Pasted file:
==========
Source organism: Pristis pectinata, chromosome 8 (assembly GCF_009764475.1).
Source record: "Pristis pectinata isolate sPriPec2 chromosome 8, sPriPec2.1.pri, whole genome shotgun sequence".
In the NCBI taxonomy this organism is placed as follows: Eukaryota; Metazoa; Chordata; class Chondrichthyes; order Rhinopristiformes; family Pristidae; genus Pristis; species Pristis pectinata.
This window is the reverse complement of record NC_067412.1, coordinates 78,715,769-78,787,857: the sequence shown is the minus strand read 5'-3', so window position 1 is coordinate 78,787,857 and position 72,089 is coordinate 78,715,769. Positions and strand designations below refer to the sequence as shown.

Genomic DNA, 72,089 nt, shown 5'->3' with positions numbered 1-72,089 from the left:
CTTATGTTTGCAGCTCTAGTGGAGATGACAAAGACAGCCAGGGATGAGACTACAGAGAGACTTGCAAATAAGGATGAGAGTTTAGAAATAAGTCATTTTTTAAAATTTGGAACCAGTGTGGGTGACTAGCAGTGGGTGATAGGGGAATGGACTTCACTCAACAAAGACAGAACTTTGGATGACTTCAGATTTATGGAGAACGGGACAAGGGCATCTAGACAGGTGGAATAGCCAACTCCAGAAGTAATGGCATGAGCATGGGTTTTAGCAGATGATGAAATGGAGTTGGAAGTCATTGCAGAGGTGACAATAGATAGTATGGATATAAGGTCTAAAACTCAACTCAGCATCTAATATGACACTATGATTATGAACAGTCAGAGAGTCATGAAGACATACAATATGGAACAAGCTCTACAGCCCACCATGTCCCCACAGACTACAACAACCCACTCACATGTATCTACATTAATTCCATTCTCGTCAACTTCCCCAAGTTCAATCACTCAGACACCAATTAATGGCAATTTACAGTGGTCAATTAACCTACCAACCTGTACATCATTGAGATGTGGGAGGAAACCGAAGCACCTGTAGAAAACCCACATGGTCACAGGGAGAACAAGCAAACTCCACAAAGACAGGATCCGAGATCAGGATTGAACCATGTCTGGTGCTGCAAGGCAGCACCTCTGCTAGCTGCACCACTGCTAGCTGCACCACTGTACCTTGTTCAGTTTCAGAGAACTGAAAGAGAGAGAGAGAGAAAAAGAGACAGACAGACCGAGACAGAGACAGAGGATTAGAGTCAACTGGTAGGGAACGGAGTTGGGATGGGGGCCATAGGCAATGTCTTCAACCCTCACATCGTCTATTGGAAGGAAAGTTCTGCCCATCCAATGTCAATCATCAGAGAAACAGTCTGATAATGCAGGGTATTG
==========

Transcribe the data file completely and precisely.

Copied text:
Source organism: Pristis pectinata, chromosome 8 (assembly GCF_009764475.1).
Source record: "Pristis pectinata isolate sPriPec2 chromosome 8, sPriPec2.1.pri, whole genome shotgun sequence".
In the NCBI taxonomy this organism is placed as follows: Eukaryota; Metazoa; Chordata; class Chondrichthyes; order Rhinopristiformes; family Pristidae; genus Pristis; species Pristis pectinata.
This window is the reverse complement of record NC_067412.1, coordinates 78,715,769-78,787,857: the sequence shown is the minus strand read 5'-3', so window position 1 is coordinate 78,787,857 and position 72,089 is coordinate 78,715,769. Positions and strand designations below refer to the sequence as shown.

Genomic DNA, 72,089 nt, shown 5'->3' with positions numbered 1-72,089 from the left:
CTTATGTTTGCAGCTCTAGTGGAGATGACAAAGACAGCCAGGGATGAGACTACAGAGAGACTTGCAAATAAGGATGAGAGTTTAGAAATAAGTCATTTTTTAAAATTTGGAACCAGTGTGGGTGACTAGCAGTGGGTGATAGGGGAATGGACTTCACTCAACAAAGACAGAACTTTGGATGACTTCAGATTTATGGAGAACGGGACAAGGGCATCTAGACAGGTGGAATAGCCAACTCCAGAAGTAATGGCATGAGCATGGGTTTTAGCAGATGATGAAATGGAGTTGGAAGTCATTGCAGAGGTGACAATAGATAGTATGGATATAAGGTCTAAAACTCAACTCAGCATCTAATATGACACTATGATTATGAACAGTCAGAGAGTCATGAAGACATACAATATGGAACAAGCTCTACAGCCCACCATGTCCCCACAGACTACAACAACCCACTCACATGTATCTACATTAATTCCATTCTCGTCAACTTCCCCAAGTTCAATCACTCAGACACCAATTAATGGCAATTTACAGTGGTCAATTAACCTACCAACCTGTACATCATTGAGATGTGGGAGGAAACCGAAGCACCTGTAGAAAACCCACATGGTCACAGGGAGAACAAGCAAACTCCACAAAGACAGGATCCGAGATCAGGATTGAACCATGTCTGGTGCTGCAAGGCAGCACCTCTGCTAGCTGCACCACTGCTAGCTGCACCACTGTACCTTGTTCAGTTTCAGAGAACTGAAAGAGAGAGAGAGAGAAAAAGAGACAGACAGACCGAGACAGAGACAGAGGATTAGAGTCAACTGGTAGGGAACGGAGTTGGGATGGGGGCCATAGGCAATGTCTTCAACCCTCACATCGTCTATTGGAAGGAAAGTTCTGCCCATCCAATGTCAATCATCAGAGAAACAGTCTGATAATGCAGGGTATTG